Reversal of Phenotypic Abnormalities by CRISPR/Cas9-Mediated Gene Correction in Huntington Disease Patient-Derived Induced Pluripotent Stem Cells
Utami, Kagistia Hana
Ng, Alvin Yu Jin
Augustine, George James
Pouladi, Mahmoud A.
Date of Issue2017
Lee Kong Chian School of Medicine
Huntington disease (HD) is a dominant neurodegenerative disorder caused by a CAG repeat expansion in HTT. Here we report correction of HD human induced pluripotent stem cells (hiPSCs) using a CRISPR-Cas9 and piggyBac transposon-based approach. We show that both HD and corrected isogenic hiPSCs can be differentiated into excitable, synaptically active forebrain neurons. We further demonstrate that phenotypic abnormalities in HD hiPSC-derived neural cells, including impaired neural rosette formation, increased susceptibility to growth factor withdrawal, and deficits in mitochondrial respiration, are rescued in isogenic controls. Importantly, using genome-wide expression analysis, we show that a number of apparent gene expression differences detected between HD and non-related healthy control lines are absent between HD and corrected lines, suggesting that these differences are likely related to genetic background rather than HD-specific effects. Our study demonstrates correction of HD hiPSCs and associated phenotypic abnormalities, and the importance of isogenic controls for disease modeling using hiPSCs.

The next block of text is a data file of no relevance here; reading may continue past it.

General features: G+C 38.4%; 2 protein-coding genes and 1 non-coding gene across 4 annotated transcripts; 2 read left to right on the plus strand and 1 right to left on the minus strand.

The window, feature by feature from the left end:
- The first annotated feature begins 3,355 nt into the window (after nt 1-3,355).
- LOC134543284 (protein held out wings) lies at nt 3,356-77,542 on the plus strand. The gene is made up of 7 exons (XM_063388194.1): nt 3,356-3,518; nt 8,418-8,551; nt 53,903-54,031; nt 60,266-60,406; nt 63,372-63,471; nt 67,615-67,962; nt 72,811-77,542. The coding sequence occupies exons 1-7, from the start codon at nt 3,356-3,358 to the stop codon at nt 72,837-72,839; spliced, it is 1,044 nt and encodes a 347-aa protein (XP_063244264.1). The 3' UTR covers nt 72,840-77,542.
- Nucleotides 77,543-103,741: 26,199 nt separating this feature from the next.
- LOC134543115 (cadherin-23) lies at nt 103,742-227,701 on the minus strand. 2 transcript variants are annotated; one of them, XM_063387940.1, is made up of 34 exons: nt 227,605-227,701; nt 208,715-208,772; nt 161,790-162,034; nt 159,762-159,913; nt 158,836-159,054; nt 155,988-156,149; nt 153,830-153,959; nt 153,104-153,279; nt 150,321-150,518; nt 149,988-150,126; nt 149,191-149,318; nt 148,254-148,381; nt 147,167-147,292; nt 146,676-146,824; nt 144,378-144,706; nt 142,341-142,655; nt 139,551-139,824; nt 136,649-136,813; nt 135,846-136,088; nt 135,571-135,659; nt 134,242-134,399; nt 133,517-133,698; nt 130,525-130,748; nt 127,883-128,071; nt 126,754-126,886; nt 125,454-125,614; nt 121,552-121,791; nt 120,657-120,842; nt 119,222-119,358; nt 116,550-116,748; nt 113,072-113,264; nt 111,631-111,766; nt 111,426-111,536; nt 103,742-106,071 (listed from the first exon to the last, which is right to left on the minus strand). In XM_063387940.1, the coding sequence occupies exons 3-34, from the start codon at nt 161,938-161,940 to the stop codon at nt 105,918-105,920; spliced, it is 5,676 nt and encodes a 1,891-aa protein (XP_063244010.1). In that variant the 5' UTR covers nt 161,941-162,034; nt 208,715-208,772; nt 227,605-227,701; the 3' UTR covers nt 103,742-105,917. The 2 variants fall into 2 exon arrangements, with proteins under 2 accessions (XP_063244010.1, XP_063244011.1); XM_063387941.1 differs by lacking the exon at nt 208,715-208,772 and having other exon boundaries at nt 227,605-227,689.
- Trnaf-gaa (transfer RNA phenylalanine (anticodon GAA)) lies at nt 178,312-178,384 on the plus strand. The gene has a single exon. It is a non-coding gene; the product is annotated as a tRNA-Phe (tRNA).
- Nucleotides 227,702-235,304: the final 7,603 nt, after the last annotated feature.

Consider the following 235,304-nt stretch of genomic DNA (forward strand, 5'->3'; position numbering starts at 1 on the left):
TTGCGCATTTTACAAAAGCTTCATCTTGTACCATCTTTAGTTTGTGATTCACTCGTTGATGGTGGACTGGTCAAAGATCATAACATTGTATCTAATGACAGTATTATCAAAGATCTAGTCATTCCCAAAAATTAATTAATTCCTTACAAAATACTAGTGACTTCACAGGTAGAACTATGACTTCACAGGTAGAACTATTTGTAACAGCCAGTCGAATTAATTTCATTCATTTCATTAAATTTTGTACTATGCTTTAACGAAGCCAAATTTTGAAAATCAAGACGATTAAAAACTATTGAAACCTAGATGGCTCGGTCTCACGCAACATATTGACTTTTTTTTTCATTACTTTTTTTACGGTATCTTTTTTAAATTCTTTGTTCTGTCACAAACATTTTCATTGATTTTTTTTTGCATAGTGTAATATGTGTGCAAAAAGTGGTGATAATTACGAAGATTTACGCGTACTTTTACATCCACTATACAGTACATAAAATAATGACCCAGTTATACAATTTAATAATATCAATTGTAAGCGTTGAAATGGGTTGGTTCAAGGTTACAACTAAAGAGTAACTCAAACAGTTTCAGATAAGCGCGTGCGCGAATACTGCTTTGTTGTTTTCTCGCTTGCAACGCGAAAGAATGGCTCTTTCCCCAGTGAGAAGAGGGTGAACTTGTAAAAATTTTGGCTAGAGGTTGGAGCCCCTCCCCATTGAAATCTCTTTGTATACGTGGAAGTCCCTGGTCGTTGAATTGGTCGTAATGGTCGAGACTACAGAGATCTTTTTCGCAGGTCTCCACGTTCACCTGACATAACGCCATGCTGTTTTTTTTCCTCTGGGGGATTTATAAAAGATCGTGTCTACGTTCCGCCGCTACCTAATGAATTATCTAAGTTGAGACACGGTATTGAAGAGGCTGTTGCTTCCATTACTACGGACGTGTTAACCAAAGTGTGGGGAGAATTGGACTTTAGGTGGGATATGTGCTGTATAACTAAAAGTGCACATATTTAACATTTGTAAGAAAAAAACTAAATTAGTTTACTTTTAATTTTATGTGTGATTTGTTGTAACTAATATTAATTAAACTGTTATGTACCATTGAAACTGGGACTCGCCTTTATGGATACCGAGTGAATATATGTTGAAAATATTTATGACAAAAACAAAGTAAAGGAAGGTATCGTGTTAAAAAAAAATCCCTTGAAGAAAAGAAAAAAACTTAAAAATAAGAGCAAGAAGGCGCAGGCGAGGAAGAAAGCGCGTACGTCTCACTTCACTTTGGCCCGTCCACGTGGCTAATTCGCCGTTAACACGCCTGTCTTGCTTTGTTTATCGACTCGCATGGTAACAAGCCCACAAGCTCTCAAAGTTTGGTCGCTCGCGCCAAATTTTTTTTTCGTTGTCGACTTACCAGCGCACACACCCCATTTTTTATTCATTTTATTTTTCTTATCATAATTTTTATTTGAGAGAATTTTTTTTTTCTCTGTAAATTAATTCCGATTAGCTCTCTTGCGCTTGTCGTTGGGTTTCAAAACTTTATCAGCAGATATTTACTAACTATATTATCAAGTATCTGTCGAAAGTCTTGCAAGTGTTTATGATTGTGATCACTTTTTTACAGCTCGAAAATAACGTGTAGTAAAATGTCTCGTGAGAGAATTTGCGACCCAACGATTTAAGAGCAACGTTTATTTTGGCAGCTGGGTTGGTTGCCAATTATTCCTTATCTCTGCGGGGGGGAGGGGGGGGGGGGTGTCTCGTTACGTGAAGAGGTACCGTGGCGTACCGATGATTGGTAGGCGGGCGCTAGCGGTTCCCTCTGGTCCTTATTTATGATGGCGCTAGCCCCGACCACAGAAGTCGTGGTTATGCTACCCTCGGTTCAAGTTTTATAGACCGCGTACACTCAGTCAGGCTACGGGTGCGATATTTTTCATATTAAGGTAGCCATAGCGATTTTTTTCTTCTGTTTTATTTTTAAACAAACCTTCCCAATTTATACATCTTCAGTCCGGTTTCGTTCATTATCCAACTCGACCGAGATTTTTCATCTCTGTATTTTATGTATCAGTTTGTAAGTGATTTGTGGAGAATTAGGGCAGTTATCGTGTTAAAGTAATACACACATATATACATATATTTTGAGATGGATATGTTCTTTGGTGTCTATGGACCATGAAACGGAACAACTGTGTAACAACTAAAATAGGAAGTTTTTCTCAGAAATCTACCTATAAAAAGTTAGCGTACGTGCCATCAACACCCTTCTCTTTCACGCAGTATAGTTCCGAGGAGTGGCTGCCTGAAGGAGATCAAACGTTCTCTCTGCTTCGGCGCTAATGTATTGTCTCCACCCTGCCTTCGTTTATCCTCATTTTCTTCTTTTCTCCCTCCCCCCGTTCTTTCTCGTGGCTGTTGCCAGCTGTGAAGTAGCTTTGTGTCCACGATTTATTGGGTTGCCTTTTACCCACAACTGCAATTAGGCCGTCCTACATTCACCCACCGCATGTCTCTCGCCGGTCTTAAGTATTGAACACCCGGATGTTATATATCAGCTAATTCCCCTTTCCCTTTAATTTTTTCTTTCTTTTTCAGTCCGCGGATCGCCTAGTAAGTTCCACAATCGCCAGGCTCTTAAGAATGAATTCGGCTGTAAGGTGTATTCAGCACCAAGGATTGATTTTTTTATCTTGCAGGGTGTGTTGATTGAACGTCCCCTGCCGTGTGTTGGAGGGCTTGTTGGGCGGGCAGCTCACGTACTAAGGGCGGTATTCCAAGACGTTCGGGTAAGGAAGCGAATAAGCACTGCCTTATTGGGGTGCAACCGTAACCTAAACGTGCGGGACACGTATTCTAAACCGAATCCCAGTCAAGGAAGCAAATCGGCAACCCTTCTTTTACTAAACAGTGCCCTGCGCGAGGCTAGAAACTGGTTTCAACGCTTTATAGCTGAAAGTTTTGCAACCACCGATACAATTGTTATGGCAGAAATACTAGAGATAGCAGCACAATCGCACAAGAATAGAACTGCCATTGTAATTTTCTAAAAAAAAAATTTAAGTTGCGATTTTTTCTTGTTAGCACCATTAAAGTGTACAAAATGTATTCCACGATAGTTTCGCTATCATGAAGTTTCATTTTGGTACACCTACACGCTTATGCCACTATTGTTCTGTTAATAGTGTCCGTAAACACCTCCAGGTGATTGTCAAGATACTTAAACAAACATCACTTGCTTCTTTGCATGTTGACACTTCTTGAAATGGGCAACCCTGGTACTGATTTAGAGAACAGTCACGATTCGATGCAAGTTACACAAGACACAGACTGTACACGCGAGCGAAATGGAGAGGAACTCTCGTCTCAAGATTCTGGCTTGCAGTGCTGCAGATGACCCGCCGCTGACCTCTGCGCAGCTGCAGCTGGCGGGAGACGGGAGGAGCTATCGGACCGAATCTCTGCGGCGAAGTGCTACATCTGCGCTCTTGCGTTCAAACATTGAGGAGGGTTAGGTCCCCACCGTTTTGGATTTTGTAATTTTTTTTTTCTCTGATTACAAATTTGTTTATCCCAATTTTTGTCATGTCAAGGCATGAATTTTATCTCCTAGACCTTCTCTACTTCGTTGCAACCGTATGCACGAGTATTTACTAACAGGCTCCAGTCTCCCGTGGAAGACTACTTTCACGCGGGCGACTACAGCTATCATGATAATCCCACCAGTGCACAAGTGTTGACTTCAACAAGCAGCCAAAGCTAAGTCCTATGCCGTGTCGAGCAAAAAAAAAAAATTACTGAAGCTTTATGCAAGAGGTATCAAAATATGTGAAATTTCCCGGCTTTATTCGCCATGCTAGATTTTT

Stem Cell Reports
© 2017 The Author(s). This is an open access article under the CC BY-NC-ND license (http://creativecommons.org/licenses/by-nc-nd/4.0/).